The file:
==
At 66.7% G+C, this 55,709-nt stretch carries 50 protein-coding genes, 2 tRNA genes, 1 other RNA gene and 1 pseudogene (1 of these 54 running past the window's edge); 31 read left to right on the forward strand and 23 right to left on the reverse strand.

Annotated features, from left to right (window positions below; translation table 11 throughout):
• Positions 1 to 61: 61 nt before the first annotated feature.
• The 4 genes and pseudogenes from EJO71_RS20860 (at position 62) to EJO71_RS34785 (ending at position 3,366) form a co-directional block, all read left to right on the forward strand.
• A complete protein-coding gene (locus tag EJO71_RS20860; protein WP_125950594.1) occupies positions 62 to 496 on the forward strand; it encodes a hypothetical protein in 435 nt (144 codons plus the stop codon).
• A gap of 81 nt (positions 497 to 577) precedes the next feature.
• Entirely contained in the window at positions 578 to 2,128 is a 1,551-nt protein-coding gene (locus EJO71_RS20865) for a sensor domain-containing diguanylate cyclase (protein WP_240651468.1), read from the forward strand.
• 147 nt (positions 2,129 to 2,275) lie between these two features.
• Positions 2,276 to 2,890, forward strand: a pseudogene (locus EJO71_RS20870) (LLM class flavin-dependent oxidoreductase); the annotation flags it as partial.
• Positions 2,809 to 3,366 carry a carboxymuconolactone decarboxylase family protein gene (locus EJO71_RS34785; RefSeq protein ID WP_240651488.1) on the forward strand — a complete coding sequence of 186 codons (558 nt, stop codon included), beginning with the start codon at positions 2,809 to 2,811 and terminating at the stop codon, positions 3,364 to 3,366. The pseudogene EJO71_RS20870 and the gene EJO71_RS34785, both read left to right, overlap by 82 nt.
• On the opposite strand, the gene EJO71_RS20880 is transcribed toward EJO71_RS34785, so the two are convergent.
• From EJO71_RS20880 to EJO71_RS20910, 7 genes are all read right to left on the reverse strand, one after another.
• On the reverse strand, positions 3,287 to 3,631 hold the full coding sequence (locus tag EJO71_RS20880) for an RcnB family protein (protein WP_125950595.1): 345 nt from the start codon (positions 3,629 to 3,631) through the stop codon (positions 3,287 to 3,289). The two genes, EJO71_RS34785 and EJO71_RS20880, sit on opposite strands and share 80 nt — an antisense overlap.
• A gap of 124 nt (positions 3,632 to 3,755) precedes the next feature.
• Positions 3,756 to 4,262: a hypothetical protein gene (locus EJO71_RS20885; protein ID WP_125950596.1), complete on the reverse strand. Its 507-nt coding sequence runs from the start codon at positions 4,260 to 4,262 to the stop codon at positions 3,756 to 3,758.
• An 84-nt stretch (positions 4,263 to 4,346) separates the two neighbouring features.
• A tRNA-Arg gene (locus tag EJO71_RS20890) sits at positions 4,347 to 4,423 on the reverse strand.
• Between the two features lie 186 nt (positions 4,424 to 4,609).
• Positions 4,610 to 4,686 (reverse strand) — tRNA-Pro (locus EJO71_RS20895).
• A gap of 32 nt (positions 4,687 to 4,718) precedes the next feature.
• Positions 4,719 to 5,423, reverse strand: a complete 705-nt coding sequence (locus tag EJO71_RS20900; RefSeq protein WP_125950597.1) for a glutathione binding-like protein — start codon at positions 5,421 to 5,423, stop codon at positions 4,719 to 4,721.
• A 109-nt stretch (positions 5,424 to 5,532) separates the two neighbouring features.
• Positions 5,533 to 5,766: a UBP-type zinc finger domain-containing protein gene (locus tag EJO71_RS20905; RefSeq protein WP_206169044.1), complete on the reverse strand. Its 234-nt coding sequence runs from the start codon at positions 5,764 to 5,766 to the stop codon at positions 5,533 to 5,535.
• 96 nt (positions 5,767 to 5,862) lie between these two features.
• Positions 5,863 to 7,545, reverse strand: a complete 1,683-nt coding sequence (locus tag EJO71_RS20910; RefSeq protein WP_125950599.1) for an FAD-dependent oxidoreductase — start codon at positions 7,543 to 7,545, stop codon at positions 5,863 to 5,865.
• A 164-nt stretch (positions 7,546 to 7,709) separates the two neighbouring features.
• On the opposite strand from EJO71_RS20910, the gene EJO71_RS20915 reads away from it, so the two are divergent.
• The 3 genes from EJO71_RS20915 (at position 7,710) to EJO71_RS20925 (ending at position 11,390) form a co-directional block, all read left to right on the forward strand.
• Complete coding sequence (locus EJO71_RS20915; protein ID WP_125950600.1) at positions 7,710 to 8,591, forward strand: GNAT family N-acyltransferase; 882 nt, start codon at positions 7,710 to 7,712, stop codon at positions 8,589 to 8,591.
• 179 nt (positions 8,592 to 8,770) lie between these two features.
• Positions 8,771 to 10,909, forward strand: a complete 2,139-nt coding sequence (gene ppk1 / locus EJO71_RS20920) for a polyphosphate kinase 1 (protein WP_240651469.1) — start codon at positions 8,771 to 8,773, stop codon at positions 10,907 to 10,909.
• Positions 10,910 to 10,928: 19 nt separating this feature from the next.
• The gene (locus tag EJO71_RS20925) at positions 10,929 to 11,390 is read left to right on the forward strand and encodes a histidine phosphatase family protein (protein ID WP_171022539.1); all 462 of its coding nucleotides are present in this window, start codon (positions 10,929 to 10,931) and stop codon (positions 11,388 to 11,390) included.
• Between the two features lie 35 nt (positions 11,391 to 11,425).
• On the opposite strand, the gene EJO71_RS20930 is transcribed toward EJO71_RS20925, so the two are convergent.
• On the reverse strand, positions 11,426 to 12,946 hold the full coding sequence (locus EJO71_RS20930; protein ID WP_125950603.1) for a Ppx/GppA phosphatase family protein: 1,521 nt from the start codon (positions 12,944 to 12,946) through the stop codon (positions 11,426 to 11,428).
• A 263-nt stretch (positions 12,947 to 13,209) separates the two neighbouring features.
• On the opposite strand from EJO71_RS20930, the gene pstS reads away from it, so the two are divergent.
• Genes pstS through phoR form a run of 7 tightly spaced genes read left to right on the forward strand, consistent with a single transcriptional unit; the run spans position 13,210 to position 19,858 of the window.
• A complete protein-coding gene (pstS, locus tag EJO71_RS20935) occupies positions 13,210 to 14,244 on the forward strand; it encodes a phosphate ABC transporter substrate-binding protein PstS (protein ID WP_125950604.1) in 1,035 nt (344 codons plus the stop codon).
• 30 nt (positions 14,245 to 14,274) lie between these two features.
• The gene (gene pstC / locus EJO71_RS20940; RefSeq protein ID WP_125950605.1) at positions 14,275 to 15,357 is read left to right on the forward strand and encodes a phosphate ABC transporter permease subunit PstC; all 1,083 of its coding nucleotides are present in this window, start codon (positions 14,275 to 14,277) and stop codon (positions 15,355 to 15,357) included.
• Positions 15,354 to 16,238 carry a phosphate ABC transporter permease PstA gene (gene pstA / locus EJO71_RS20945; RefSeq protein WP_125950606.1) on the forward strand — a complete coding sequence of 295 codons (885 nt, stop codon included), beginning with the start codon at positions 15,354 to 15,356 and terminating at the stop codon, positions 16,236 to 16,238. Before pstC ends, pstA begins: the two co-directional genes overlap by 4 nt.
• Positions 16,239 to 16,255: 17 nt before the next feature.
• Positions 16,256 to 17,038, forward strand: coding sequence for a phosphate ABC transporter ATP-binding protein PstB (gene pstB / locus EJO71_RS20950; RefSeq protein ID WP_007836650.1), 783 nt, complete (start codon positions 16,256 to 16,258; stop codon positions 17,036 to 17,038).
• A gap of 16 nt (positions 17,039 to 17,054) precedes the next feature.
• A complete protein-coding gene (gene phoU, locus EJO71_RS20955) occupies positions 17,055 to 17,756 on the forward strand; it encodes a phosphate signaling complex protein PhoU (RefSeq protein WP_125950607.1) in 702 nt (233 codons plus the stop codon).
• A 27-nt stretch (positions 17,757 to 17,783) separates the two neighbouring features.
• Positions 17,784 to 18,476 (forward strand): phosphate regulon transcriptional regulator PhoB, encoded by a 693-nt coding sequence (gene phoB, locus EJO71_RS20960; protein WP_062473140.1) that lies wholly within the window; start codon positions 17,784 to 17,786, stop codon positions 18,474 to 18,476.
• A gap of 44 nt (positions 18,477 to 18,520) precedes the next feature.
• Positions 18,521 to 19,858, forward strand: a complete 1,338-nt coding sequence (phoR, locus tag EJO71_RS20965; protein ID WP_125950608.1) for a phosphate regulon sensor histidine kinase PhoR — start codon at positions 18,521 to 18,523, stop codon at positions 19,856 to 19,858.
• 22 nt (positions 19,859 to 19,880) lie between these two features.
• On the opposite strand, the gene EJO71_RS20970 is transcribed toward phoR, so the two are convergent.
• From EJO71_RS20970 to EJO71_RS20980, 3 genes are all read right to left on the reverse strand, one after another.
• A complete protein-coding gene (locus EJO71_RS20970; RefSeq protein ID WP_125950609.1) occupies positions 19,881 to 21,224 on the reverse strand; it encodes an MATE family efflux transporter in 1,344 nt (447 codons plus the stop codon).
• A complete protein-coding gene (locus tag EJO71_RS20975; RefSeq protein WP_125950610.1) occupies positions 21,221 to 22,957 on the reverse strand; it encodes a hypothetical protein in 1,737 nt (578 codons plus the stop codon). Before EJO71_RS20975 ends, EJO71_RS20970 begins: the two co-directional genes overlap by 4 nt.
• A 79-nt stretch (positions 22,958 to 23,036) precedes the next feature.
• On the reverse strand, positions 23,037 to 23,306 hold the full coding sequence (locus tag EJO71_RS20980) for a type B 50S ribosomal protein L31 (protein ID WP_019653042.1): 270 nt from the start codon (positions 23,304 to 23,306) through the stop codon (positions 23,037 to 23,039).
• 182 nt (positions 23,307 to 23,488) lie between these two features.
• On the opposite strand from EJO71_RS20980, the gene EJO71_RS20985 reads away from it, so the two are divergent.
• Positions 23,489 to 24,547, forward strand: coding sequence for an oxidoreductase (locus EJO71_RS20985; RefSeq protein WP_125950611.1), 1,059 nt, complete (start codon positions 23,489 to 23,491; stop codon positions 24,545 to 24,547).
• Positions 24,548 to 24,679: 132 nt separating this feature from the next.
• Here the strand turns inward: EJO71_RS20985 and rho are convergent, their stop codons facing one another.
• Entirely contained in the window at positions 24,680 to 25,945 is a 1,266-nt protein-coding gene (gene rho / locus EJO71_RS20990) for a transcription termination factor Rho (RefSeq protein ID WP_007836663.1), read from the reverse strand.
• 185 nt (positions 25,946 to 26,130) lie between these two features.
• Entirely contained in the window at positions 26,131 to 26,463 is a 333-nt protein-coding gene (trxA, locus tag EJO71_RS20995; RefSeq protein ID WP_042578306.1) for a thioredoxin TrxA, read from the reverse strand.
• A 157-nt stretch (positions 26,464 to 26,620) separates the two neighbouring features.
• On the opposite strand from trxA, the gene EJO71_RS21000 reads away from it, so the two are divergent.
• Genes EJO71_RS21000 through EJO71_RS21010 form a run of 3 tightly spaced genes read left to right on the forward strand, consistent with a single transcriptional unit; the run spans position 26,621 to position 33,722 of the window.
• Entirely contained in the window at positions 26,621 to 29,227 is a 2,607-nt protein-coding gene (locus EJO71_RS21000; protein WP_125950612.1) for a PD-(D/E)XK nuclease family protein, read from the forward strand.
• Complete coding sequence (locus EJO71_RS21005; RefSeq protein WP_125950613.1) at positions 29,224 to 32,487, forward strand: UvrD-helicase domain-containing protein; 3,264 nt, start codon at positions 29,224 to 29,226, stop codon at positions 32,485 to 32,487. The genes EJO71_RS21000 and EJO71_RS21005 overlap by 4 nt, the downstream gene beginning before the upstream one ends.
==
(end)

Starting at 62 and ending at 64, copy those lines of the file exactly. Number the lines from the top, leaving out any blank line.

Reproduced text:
• Positions 24,548 to 24,679: 132 nt separating this feature from the next.
• Here the strand turns inward: EJO71_RS20985 and rho are convergent, their stop codons facing one another.
• Entirely contained in the window at positions 24,680 to 25,945 is a 1,266-nt protein-coding gene (gene rho / locus EJO71_RS20990) for a transcription termination factor Rho (RefSeq protein ID WP_007836663.1), read from the reverse strand.